All asexual people think the same way about sex, right? Don’t you all hate sex?
Not at all, actually. The opinions on sex among asexuals are just as wide and varied as the opinions of non-asexuals on sex. Some like it, some hate it, and some don’t care at all. Asexuality is only the lack of sexual attraction. Beyond that, anything goes.
Well, how do you feel about sex?
I am a “sex-positive” asexual. That may sound contradictory, but it does not mean that I want to have sex. What it means is that I’m fine with sex. I don’t hate sex, I’m not repulsed by it, I don’t look down on other people for having it, I’m not ashamed about the fact that I even had sex, once upon a time. I recognize that sex may be important to other people and I do not have a problem with that. I find sex and sexuality strangely fascinating, and I always have. I have a sort of detached anthropological scientific interest in the subject. Although I don’t really have any desire to take part in most of the activities and practices I’ve heard about, I still think it’s good for me to know about them, and I like learning about them. If you saw my bookshelf, you would likely not believe that I’m ace. I’ve got sex encyclopedias, sex manuals, books on masturbation, fellatio, and cunnilingus, even a book that describes 365 different ways to have sex, so you can do it differently every night of the year (Except during a leap year, apparently). I know about things some of my non-asexual friends have never heard of.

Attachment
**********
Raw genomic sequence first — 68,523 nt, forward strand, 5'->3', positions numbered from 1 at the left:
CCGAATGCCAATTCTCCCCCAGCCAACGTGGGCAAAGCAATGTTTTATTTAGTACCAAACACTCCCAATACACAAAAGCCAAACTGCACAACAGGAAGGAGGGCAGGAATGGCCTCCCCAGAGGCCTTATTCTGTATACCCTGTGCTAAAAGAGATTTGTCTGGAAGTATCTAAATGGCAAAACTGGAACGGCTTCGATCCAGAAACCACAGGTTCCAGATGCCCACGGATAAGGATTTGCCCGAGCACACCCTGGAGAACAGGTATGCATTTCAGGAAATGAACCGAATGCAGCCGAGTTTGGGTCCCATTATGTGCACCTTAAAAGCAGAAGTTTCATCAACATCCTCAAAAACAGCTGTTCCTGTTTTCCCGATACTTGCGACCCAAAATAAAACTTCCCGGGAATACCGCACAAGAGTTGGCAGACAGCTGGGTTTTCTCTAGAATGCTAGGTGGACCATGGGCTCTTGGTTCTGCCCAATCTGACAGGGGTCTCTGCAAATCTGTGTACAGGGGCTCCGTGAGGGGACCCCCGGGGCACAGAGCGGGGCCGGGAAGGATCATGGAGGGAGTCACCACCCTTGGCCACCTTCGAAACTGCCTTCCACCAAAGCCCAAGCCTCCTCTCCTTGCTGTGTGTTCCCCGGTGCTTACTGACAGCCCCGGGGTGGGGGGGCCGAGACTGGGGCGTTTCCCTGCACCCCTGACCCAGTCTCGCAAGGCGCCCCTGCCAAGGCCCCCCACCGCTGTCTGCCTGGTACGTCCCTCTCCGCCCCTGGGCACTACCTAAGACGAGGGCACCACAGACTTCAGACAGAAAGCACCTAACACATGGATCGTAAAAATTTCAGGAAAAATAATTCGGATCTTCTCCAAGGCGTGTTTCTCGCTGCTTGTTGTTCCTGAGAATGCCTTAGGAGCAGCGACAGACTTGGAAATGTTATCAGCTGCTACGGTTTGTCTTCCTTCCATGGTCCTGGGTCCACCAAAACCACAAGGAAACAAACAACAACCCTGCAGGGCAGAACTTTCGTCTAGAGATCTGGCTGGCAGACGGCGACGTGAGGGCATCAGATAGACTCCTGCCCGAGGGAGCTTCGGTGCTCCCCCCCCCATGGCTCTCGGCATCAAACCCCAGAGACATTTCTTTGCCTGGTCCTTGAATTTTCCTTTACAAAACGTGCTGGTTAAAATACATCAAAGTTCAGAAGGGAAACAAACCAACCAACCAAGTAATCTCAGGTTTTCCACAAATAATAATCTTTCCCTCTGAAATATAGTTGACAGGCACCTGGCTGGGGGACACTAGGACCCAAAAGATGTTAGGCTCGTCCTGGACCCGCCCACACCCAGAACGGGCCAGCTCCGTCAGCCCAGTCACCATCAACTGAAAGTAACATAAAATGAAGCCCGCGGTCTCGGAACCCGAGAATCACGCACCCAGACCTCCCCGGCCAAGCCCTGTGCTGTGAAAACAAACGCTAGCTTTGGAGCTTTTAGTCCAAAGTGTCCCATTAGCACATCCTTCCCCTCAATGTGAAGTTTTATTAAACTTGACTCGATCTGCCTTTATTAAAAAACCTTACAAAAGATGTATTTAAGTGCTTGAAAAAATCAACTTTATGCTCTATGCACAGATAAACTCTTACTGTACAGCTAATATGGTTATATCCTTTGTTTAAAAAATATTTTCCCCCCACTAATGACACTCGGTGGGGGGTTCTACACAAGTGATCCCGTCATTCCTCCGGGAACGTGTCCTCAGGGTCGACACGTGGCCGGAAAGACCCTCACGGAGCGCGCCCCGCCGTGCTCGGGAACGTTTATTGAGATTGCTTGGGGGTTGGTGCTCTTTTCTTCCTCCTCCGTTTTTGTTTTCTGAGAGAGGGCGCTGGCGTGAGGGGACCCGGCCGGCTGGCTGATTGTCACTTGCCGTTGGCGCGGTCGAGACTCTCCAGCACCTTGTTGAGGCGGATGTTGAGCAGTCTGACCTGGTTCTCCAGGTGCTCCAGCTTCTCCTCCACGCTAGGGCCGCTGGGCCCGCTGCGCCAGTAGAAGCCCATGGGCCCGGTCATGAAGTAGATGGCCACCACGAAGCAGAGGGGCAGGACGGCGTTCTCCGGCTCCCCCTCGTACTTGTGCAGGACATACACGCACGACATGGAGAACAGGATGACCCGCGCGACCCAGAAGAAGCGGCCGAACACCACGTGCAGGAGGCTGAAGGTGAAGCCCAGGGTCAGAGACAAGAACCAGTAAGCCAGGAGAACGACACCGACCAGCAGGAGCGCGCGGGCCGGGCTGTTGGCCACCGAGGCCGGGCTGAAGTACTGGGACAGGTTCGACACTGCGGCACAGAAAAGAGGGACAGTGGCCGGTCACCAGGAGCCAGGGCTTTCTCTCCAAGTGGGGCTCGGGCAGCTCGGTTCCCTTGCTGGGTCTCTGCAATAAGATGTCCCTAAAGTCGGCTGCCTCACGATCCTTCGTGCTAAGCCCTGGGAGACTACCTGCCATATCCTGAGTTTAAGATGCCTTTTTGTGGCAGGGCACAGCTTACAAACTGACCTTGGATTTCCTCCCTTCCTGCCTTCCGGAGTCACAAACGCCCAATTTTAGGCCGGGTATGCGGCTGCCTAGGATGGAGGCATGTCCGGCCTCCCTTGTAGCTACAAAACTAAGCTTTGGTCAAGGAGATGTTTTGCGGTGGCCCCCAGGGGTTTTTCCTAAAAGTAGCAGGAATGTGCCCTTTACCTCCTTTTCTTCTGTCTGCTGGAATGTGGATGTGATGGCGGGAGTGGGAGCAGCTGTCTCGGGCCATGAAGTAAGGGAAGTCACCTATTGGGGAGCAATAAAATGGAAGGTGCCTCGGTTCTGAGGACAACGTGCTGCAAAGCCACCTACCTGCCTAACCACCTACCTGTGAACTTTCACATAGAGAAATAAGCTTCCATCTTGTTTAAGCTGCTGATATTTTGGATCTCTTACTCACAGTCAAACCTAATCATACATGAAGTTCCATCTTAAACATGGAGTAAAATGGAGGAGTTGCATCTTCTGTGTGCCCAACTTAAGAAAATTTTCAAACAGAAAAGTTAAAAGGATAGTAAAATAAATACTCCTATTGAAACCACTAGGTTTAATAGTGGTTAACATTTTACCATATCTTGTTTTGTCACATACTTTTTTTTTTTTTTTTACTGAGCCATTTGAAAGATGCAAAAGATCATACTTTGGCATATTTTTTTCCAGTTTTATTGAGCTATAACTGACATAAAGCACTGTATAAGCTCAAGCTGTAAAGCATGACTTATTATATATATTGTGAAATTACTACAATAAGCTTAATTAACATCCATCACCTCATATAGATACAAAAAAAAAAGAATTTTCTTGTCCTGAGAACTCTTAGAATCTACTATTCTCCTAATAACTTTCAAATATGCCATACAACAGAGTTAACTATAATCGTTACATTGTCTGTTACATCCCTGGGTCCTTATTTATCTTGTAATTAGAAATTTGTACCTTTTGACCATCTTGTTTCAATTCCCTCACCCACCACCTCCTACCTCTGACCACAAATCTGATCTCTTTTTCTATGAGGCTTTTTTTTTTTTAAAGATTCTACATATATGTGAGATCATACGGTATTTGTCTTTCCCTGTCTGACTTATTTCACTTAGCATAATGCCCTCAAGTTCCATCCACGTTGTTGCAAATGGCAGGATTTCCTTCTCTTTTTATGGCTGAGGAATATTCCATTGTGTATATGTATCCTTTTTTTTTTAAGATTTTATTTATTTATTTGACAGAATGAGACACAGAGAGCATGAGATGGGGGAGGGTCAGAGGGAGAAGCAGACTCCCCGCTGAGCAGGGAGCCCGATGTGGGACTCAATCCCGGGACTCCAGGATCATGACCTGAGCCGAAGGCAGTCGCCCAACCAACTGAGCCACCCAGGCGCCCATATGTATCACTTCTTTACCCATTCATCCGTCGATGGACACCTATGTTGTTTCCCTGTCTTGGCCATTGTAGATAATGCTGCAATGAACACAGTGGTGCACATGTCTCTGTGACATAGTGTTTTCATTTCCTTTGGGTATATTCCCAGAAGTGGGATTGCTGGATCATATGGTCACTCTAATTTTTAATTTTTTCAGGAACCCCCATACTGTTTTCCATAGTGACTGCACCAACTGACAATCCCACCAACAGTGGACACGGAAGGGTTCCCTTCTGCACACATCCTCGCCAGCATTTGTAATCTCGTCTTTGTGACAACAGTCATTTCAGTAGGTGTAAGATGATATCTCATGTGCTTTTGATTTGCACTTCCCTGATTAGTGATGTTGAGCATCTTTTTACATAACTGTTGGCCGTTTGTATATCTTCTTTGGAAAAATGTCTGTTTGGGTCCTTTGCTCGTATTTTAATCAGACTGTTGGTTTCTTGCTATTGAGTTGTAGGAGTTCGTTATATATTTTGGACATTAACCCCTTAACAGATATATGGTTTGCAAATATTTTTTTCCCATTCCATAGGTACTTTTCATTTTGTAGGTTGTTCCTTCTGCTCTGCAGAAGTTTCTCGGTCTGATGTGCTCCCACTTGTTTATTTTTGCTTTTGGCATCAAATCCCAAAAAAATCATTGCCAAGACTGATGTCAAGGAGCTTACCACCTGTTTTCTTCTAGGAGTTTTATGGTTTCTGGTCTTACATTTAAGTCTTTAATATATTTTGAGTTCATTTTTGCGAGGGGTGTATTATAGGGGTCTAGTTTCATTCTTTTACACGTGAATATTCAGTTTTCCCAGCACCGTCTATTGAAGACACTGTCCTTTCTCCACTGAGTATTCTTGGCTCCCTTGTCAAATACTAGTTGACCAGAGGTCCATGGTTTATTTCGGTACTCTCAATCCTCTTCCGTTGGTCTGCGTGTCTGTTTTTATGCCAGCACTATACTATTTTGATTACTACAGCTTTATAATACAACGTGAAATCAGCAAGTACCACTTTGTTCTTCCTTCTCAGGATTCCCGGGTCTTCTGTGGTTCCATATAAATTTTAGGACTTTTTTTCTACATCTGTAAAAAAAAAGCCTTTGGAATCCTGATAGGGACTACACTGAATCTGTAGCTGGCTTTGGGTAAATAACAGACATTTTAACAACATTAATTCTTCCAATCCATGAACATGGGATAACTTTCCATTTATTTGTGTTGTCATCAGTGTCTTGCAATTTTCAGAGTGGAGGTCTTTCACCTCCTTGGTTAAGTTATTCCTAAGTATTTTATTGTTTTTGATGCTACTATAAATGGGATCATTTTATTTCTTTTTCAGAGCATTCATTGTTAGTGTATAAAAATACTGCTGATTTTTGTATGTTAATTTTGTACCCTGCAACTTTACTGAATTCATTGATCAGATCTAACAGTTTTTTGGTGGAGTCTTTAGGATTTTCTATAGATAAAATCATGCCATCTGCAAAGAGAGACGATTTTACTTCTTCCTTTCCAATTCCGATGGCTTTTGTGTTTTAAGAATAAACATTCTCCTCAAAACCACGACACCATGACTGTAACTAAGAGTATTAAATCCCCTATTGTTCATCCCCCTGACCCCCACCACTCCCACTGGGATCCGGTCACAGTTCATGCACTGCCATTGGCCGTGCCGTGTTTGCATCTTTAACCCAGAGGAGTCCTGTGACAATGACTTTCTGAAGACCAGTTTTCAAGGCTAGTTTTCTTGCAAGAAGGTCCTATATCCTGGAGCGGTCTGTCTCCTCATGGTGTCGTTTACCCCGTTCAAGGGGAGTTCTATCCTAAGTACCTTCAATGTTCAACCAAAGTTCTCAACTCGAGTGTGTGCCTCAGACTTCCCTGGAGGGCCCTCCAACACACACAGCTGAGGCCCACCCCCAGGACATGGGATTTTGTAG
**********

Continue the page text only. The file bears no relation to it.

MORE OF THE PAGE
(Please note that “Sex-positive” doesn’t mean that I think that all sex is automatically good. There are certainly some aspects of sex which are terrible.)
However, wanting to learn about sex does not mean that I actually want to have sex. When it comes to having sex with a partner, I’m largely indifferent. I don’t actively seek it out. I’ve done it before and wasn’t all that impressed, but I wouldn’t necessarily be against doing it again in the right situation.
Okay, so some asexuals are fine with sex. What about the rest of them?